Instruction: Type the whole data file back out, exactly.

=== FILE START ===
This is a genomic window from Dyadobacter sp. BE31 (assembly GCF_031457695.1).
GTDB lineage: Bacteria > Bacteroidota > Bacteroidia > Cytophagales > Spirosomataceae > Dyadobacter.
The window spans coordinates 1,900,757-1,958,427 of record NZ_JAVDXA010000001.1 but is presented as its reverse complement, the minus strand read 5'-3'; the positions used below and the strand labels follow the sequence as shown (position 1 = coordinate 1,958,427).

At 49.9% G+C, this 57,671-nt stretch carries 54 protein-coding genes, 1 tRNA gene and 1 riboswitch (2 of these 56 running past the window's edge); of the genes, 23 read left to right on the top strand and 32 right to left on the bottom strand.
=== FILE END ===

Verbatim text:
This is a genomic window from Dyadobacter sp. BE31 (assembly GCF_031457695.1).
GTDB lineage: Bacteria > Bacteroidota > Bacteroidia > Cytophagales > Spirosomataceae > Dyadobacter.
The window spans coordinates 1,900,757-1,958,427 of record NZ_JAVDXA010000001.1 but is presented as its reverse complement, the minus strand read 5'-3'; the positions used below and the strand labels follow the sequence as shown (position 1 = coordinate 1,958,427).

At 49.9% G+C, this 57,671-nt stretch carries 54 protein-coding genes, 1 tRNA gene and 1 riboswitch (2 of these 56 running past the window's edge); of the genes, 23 read left to right on the top strand and 32 right to left on the bottom strand.